On 26 August 2020, Maran signed a two-year contract with Genoa.[17]

Managerial statistics[edit]

As of match played 19 October 2020
Managerial record by team and tenure
Team Nat From To Record
G W D L GF GA GD Win %
Cittadella Italy 1 July 2002 3 July 2005 131 49 43 39 157 133 +24 037.40
Brescia Italy 4 July 2005 5 March 2006 36 15 14 7 51 33 +18 041.67
Bari Italy 7 June 2006 25 February 2007 25 7 8 10 21 23 −2 028.00
Triestina Italy 13 June 2007 15 June 2009 89 31 25 33 111 117 −6 034.83
Vicenza Italy 16 June 2009 28 March 2010 33 9 12 12 33 33 +0 027.27
Vicenza Italy 15 April 2010 6 June 2011 52 20 12 20 53 61 −8 038.46
Varese Italy 1 October 2011 11 June 2012 39 20 9 10 60 40 +20 051.28
Catania Italy 11 June 2012 20 October 2013 50 18 14 18 61 64 −3 036.00
Catania Italy 16 January 2014 6 April 2014 13 1 4 8 11 23 −12 007.69
Chievo Italy 19 October 2014 29 April 2018 148 44 41 63 149 196 −47 029.73
Cagliari Italy 7 June 2018 3 March 2020 69 22 19 28 86 104 −18 031.88
Genoa Italy 26 August 2020 Present 3 1 1 1 4 7 −3 033.33
Career Total 688 237 202 249 797 834 −37 034.45

References[edit]

  1. ^ Lega Serie A profile
  2. ^ "Maran: "Un sogno che si realizza"" [Maran: "A dream that came true"]. La Gazzetta dello Sport (in Italian). 5 July 2005. Retrieved 20 February 2020.
  3. ^ "Zeman ricomincia da Brescia" [Zeman starts again at Brescia]. La Gazzetta dello Sport (in Italian). 5 March 2006. Retrieved 20 February 2020.
  4. ^ "Bari: Materazzi nuovo tecnico" [Bari: Materazzi new manager]. La Gazzetta dello Sport (in Italian). 26 February 2007. Retrieved 20 February 2020.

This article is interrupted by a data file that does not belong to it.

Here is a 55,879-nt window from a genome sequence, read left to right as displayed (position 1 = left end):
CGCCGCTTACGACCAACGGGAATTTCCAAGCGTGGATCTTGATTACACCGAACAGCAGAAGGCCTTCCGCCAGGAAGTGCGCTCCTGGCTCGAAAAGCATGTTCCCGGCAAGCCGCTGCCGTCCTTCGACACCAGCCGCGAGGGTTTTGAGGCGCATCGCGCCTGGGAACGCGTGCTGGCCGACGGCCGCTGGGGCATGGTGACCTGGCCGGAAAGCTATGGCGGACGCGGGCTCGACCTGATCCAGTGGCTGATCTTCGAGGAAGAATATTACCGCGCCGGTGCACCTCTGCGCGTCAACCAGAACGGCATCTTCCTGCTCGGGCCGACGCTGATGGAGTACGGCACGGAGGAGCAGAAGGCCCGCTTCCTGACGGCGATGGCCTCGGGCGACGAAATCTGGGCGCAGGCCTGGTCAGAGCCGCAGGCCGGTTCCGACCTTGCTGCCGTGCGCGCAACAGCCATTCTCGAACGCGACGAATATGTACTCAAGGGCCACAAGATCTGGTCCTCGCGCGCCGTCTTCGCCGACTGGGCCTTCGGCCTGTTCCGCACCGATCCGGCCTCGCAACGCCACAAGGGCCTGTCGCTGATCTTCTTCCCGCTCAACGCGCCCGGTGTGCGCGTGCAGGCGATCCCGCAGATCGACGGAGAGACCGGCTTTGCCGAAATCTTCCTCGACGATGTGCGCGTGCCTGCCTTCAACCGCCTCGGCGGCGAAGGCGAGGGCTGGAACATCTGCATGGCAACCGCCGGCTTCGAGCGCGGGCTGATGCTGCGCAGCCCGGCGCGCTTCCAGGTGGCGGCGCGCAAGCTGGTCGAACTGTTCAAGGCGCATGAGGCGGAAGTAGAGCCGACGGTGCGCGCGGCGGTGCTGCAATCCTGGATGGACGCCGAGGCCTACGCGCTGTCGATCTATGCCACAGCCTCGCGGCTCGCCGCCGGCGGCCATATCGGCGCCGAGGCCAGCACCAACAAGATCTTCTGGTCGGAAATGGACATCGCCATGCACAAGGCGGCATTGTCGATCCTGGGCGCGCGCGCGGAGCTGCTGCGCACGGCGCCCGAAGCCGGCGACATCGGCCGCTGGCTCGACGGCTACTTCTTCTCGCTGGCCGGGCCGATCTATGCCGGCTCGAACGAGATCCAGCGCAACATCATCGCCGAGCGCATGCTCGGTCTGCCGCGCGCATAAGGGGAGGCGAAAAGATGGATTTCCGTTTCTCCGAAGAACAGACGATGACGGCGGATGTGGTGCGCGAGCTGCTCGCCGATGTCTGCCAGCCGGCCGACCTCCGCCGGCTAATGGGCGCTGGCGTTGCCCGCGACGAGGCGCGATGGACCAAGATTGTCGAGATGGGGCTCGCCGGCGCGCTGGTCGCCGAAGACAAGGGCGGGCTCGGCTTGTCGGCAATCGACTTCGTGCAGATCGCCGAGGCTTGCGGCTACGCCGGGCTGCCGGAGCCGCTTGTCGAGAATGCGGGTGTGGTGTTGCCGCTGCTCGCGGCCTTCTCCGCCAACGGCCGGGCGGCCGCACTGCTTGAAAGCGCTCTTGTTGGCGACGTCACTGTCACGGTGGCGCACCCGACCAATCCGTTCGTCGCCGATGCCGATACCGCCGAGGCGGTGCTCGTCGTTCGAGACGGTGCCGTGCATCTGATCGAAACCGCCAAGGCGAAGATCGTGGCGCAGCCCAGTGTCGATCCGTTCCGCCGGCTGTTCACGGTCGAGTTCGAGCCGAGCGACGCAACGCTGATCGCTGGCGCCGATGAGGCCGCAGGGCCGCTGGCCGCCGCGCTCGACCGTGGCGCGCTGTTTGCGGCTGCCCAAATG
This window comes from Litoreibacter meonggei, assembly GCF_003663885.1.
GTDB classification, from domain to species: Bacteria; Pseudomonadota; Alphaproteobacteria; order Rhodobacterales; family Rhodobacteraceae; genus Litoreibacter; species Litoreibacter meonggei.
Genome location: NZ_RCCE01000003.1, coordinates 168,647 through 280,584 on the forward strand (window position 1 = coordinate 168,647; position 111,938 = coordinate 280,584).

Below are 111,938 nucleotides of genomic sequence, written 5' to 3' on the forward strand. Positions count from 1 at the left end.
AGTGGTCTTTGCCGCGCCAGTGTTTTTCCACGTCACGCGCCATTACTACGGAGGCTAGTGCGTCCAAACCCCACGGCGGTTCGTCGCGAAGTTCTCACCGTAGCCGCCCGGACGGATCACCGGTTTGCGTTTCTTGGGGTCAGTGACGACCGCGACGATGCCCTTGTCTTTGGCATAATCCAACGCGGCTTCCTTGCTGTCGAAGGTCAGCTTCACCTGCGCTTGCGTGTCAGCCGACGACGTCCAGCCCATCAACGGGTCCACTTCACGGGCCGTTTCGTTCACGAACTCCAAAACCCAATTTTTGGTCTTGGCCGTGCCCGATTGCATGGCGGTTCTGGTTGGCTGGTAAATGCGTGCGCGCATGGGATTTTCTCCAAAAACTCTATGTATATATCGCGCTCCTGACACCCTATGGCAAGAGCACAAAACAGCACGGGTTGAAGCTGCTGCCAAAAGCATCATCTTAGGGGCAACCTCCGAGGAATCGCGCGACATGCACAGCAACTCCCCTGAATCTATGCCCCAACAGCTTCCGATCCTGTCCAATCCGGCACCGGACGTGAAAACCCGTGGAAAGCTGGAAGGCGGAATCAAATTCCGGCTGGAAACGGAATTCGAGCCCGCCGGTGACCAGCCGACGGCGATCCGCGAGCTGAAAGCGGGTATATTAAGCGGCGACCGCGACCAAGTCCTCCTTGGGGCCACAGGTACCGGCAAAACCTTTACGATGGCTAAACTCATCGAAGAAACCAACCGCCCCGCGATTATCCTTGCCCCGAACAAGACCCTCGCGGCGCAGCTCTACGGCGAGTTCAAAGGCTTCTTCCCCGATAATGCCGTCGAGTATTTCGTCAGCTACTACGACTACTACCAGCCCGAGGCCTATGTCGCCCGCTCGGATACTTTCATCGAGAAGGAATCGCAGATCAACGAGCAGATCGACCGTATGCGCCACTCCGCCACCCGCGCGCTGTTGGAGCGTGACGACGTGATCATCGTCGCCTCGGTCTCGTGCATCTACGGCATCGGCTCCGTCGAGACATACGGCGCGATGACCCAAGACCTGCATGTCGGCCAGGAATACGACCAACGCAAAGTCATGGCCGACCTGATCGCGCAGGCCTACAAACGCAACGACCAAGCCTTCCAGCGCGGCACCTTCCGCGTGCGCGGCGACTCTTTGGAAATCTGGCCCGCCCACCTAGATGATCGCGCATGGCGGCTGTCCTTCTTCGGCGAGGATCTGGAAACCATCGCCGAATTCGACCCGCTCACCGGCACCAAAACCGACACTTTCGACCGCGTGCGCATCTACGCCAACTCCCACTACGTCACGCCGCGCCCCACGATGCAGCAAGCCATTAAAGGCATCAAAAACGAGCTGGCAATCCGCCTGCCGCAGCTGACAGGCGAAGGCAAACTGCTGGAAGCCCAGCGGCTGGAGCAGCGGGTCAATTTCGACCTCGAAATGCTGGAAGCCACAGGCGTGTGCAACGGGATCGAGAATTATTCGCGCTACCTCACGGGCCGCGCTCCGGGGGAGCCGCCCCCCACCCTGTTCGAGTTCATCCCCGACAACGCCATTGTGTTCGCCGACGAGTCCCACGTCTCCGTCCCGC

5. ^ Seu, Christian (13 June 2007). "UFFICIALE: Triestina, Maran nuovo allenatore" [OFFICIAL: Triestina, Maran new manager] (in Italian). Tutto Mercato Web. Retrieved 20 February 2020.
  6. ^ "Il Varese esonera Carbone Arriva subito Maran" [Varese sack Carbone Maran arrives immediately]. La Gazzetta dello Sport (in Italian). 1 October 2011. Retrieved 20 February 2020.
  7. ^ "La Samp espugna Varese e riconquista la A, purgatorio finito" [Samp defeat Varese and reconquer A, purgatory over] (in Italian). Sky Sport. 9 June 2012. Retrieved 20 February 2020.
  8. ^ "UFFICIALE: Maran è il nuovo tecnico del Catania" [OFFICIAL: Maran is the new Catania manager] (in Italian). ITA Sport Press. 11 June 2012. Retrieved 20 February 2020.
  9. ^ "Rolando Maran sollevato dall'incarico. Luigi De Canio è il nuovo allenatore della prima squadra" [Rolando Maran dismissed from managerial role. Luigi De Canio is the new first team head coach] (in Italian). Calcio Catania. 20 October 2013. Archived from the original on 25 October 2013. Retrieved 20 October 2013.
  10. ^ "Serie A: Catania sack coach Rolando Maran for second time". BBC Sport. 7 April 2014. Retrieved 20 February 2020.
  11. ^ "Comunicato ufficiale: Rolando Maran è il nuovo allenatore della Prima squadra" (in Italian). AC ChievoVerona. 19 October 2014. Archived from the original on 23 October 2014. Retrieved 19 October 2014.
  12. ^ "Official: Chievo sack Maran". 29 April 2018. Retrieved 20 February 2020.
  13. ^ "Official: Cagliari appoint Maran". Football Italia. 7 June 2018. Retrieved 20 February 2020.
  14. ^ Bandini, Nicky (11 November 2019). "Radja Nainggolan and Cagliari are living the high life in dazzling style". The Guardian. Retrieved 4 March 2020.
  15. ^ "Comunicato della Società" (in Italian). Cagliari Calcio. 3 March 2020. Archived from the original on 3 March 2020. Retrieved 3 March 2020.
  16. ^ "Official: Maran sacked by Cagliari". Football Italia. 3 March 2020.
  17. ^ "UFFICIALE: Genoa, scelto il nuovo tecnico. Maran ha firmato per due anni". Retrieved 26 August 2020.